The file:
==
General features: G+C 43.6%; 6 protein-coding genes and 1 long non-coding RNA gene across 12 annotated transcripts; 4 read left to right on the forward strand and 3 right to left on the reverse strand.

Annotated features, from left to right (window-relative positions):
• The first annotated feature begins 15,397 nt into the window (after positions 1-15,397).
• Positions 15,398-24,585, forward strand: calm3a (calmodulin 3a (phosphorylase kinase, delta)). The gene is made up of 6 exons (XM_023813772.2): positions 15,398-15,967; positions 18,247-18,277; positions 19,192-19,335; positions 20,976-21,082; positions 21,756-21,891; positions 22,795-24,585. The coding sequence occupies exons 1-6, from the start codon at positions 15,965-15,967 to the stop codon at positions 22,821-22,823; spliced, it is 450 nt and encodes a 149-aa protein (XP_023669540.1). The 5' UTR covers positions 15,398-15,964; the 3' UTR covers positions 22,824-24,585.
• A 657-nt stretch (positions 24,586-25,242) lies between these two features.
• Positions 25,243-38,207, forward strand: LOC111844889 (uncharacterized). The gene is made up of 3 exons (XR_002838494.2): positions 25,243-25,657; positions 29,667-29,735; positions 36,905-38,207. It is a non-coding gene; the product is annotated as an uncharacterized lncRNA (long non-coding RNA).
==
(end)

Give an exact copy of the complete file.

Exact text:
General features: G+C 43.6%; 6 protein-coding genes and 1 long non-coding RNA gene across 12 annotated transcripts; 4 read left to right on the forward strand and 3 right to left on the reverse strand.

Annotated features, from left to right (window-relative positions):
• The first annotated feature begins 15,397 nt into the window (after positions 1-15,397).
• Positions 15,398-24,585, forward strand: calm3a (calmodulin 3a (phosphorylase kinase, delta)). The gene is made up of 6 exons (XM_023813772.2): positions 15,398-15,967; positions 18,247-18,277; positions 19,192-19,335; positions 20,976-21,082; positions 21,756-21,891; positions 22,795-24,585. The coding sequence occupies exons 1-6, from the start codon at positions 15,965-15,967 to the stop codon at positions 22,821-22,823; spliced, it is 450 nt and encodes a 149-aa protein (XP_023669540.1). The 5' UTR covers positions 15,398-15,964; the 3' UTR covers positions 22,824-24,585.
• A 657-nt stretch (positions 24,586-25,242) lies between these two features.
• Positions 25,243-38,207, forward strand: LOC111844889 (uncharacterized). The gene is made up of 3 exons (XR_002838494.2): positions 25,243-25,657; positions 29,667-29,735; positions 36,905-38,207. It is a non-coding gene; the product is annotated as an uncharacterized lncRNA (long non-coding RNA).